No Strings, which was one of the hits of the 1961-’62 theatrical season, is a show that everyone interested in the history of musical theater should see – a work that is cited as hugely important on many levels (some social) yet which is almost never staged. (This is only the second production I know of since I have been coming to the theater, and I too am a product of the 1961-’62 theatrical season.)
As everyone knows, this is the first show that Richard Rodgers wrote after the death of his second long time collaborator, Oscar Hammerstein, and the only full-length Broadway show for which he penned the lyrics as well as the music. It was also notable that he succeeded on his own where he had failed with Hammerstein in writing a contemporary urban story set in the present day – all of the classic Rodgers & Hammerstein works (except State Fair) took place either long ago or far away or involve a heavily element of cross cultural exotica (Westerners in Asia, in South Pacific and The King and I, Asians in America, in Flower Drum Song). Every time they wrote a modern-day show in current day America (Allegro, Me and Juliet, and Pipe Dream), the result was an epic flop. Unlike No Strings, the seven major R&H hits were all based on existing plays, novels, or stories; none of Hammerstein’s completely original scenarios ever got off the ground.
No Strings was something of a false spring for Rodgers, and its triumphs – both that he successfully wrote his own lyrics and that the show was an indisputed hit and money-maker (in both New York and London) – were never fully repeated. As a lyricist, Rodgers himself had none of the familiar poetic optimism of Hammerstein nor the signature bittersweet cynicism of Hart, but he got the job done. While all the music is at Rodgers’s usual high level, with his familiar counterpoint and a bewitching use of modulations (and even a dramatic minor-to-major switch on the opener, “The Sweetest Sounds”), some of the lyrics would have benefited from the give-and-take that was the hallmark of the composer’s collaborative process. “Loads of Love,” in particular, seems half-finished: “I just want money, a nice position,” is the kind of awkward, non-specific line that neither Hart nor Hammerstein would have been satisfied with.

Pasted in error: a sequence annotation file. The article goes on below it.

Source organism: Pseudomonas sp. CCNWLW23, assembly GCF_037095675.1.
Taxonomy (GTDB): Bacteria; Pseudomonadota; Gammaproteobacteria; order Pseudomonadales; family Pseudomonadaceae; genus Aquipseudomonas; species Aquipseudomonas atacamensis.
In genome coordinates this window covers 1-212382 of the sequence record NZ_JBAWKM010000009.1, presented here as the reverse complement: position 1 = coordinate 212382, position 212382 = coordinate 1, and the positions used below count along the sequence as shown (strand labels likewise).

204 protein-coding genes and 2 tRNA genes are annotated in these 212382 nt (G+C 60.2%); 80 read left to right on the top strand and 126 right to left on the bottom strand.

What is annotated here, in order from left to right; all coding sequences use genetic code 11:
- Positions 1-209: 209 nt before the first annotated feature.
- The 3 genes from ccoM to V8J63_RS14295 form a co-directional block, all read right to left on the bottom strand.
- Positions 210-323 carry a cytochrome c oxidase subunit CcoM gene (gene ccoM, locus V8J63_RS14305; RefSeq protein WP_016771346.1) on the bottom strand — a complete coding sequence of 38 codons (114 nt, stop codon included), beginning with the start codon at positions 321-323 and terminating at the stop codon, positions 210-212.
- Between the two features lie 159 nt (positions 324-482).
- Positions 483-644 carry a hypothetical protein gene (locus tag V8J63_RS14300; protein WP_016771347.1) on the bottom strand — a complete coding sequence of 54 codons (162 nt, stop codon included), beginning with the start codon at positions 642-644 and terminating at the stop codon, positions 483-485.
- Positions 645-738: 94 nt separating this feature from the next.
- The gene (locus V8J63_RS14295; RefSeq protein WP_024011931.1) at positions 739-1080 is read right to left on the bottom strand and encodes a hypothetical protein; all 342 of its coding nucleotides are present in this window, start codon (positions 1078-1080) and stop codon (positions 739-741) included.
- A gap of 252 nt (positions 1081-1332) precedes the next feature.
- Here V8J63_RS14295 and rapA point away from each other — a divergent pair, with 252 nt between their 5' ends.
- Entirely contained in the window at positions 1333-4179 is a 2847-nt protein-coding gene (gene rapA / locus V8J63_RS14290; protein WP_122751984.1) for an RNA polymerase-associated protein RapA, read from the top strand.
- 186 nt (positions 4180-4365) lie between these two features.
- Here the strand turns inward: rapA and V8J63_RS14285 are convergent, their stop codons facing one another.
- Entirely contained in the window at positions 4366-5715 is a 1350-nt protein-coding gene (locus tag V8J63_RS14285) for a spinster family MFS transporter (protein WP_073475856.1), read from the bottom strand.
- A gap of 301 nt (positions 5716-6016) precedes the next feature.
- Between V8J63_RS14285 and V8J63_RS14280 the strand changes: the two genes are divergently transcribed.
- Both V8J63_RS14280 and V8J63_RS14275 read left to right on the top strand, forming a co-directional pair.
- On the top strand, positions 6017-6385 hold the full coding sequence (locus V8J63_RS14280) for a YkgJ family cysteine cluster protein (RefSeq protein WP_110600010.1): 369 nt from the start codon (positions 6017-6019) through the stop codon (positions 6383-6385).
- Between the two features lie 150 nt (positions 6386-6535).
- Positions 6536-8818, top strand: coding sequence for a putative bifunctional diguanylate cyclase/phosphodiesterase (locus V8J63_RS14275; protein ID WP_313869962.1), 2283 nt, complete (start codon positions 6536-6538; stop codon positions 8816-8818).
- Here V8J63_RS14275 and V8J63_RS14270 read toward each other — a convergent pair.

Contrastingly, the two best known songs, “The Sweetest Sounds” (famously later sung by Judy Garland) and “Look No Further” show that Rodgers, when he wanted, could take the time to get something perfect all by himself. (Indeed, the score won Rodgers a Tony award.) “Look No Further” is one of the greatest-ever lyrics to a Rodgers melody, making an especially use of catchy rhyming and repeated words at the ending and beginning of lines, ie,
“Look no further, be still,
Don't move an inch away, stay!
Stay with one who loves you,
Look no further, dear.”
(Incidentally if you have never heard the 1962 recording by Nat King Cole, arranged and conducted by Ralph Carmichael, you’re depriving yourself of the great pleasures of life. It’s included in the Broadway to Main Street podcast that is linked below.)
What also distinguishes No Strings from the Hammerstein shows in particular is how the characters exist in a wholly different moral universe from anything Hammerstein could have imagined. Rodgers and book writer Samuel Taylor a leading man and a woman who, as the author of those early shows would have probably judged, were compromised morally: a successful African American model who nonetheless lets a rich, older white man support her and a prize-winning novelist who refuses to write anything new as he instead couch-surfs his way across Europe.
In 1943, Rodgers and Hammerstein introduced a raft of new ideas to musical theater that they proceeded to play with like kids with a new box of toys: songs that advance the story, songs that delineated character, the integration of dance into the action. In 1962, Rodgers is playing with a new set of toys, more social than dramatic, he seems delighted to give us a story (admittedly more true of Europe in 1962 than America) in which black people and white people can interact as equals (and this was a dramatist who consistently advocated for what was then called “tolerance” in his work) and is no less delighted with the prospect of a world where women have total agency in both their professional and personal lives. Both racial and gender equality are like shiny new toys for Rodgers and book writer Samuel Taylor to play with.
Alas, although No Strings was a huge hit in 1962, yet no one ever chose to revive it (except City Center! Encores in 2003, and it was hardly one of their better productions). Further, because of the multi-racial nature of the romantic relationship at the center (Keyonna Knight and Cameron Bond are the highlights of the current J2 production), Rodgers was well aware that there would never be a movie or TV adaptation. Ultimately, all those familiar R & H stories of far away and / or long ago were easier to bring back to later generations, since they were deliberately out-of-step with the current moment. It’s a remarkable show, one that should be seen – and more importantly heard – that is somehow both a footnote and a milestone all at the same time.
For more info on No Strings, the reader is referred to Laurence Maslon’s excellent history of the show on his highly-recommended series, Broadway to Main Street, click here.